Biden's Executive Actions On Gun Control: How Effective Might They Be?
MICHEL MARTIN, HOST:
We're going to begin today by addressing something President Biden has called a public health epidemic and an international embarrassment. I'm talking about gun violence. There have been dozens of incidents involving gun-related violence with multiple victims in just the past month.
At a Thursday press conference, the president outlined a number of actions he's taking to address it, reining in so-called ghost guns, which we will explain later, and directing the Justice Department to draft so-called red flag laws for states to model. Those would prevent someone from accessing a gun if they pose a danger to themselves or others. And the president urged Congress to enact legislation.
As we said, this announcement comes amid a spasm of mass shootings, some which have gotten national attention and some which have not, so we wanted to talk more about how effective these laws might be in actually addressing gun violence. For that, we've called Alain Stephens from The Trace. That's an independent, nonpartisan news organization that reports on guns and gun violence.
Alain Stephens, welcome. Thanks so much for joining us once again.
ALAIN STEPHENS: Thanks for having me.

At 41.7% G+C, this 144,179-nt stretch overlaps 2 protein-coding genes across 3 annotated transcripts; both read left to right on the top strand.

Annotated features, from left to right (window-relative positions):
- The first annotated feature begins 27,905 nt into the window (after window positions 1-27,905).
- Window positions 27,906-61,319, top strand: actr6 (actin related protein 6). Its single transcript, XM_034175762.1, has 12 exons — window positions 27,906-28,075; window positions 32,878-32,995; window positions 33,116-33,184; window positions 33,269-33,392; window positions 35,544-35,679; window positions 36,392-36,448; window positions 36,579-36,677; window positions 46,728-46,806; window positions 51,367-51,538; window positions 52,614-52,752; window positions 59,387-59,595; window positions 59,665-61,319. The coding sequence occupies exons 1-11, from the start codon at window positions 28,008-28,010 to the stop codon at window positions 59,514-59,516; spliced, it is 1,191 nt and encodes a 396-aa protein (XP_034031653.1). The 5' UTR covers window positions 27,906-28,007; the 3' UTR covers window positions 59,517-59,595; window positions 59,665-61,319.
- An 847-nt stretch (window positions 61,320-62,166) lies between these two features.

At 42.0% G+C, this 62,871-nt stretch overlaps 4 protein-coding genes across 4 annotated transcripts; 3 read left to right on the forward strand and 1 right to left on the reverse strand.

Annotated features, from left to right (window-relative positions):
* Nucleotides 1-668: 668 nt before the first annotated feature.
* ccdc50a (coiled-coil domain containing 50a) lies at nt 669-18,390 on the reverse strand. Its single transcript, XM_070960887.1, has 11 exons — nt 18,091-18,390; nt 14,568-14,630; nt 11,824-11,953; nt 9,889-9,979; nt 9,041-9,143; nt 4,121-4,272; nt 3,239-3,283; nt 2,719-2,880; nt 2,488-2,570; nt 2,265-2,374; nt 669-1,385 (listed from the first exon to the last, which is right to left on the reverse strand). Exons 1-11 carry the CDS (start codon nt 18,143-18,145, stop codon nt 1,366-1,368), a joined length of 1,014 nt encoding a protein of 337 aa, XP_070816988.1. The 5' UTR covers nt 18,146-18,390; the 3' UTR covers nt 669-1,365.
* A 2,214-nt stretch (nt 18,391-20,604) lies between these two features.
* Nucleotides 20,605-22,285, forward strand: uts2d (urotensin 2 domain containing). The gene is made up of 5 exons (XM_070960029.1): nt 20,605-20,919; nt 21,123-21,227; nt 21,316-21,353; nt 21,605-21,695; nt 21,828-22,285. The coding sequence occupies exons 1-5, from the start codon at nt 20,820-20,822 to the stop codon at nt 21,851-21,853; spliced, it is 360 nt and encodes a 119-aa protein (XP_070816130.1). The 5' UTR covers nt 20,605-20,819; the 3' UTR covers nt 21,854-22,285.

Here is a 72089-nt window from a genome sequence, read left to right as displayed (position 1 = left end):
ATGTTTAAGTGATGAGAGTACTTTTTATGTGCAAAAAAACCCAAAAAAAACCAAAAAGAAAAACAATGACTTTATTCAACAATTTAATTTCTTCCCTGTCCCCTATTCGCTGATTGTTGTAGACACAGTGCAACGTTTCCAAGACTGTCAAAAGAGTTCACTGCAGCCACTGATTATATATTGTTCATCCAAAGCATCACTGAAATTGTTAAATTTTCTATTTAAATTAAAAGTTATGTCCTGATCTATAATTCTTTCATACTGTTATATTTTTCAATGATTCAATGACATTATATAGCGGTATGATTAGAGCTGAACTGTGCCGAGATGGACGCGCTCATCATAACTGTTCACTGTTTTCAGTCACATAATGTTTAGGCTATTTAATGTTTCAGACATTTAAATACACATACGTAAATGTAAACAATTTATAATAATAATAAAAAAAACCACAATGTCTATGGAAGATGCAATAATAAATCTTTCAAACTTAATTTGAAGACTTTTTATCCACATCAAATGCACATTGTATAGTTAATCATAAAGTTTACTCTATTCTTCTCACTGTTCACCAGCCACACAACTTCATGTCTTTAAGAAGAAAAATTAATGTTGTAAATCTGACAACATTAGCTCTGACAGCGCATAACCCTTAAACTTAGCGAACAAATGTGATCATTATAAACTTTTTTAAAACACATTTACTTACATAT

MARTIN: As we said, President Biden announced a series of actions that the administration wants to take, and he called gun violence a public health epidemic. And you've been reporting on this for a while. Do you agree with that characterization?
STEPHENS: Yes, I do. I mean, gun violence is something - I think we pay a lot of attention to things like mass shootings. But gun violence in America, common neighborhood gun violence, is extremely common, and - as well as suicides and accidental shootings. And, yeah, we have seen a huge explosion as well with gun sales related to COVID, as well as another kind of surge of gun sales during the Obama administration due to fears of gun control. So if it seems like there's a lot more guns out there, that's perhaps because there probably is.
MARTIN: So President Biden says he wants to rein in so-called ghost guns. The first thing I'm going to ask you is, what are those?
STEPHENS: These weapons are essentially something that you could snap together within minutes. And because of this, this has appealed not only to, you know, hobbyists who want to build their own weapons and do so a lot easier, but it's also appealed to, you know, essentially, the criminal underworld who have, essentially, two really good reasons for doing this. One, you can get this weapon without having to go through background checks. If you have a criminal record or anything like that, none of that applies.
Two, every time you go through a background check through kind of conventional means to purchase a weapon, essentially, it creates a paper trail that is a investigative lead that if that weapon eventually shows up in a crime, federal agents and law enforcement can go back and find things like arms trafficking patterns or how this gun went from creation to crime. Without this paperwork, essentially, the gun is untraceable.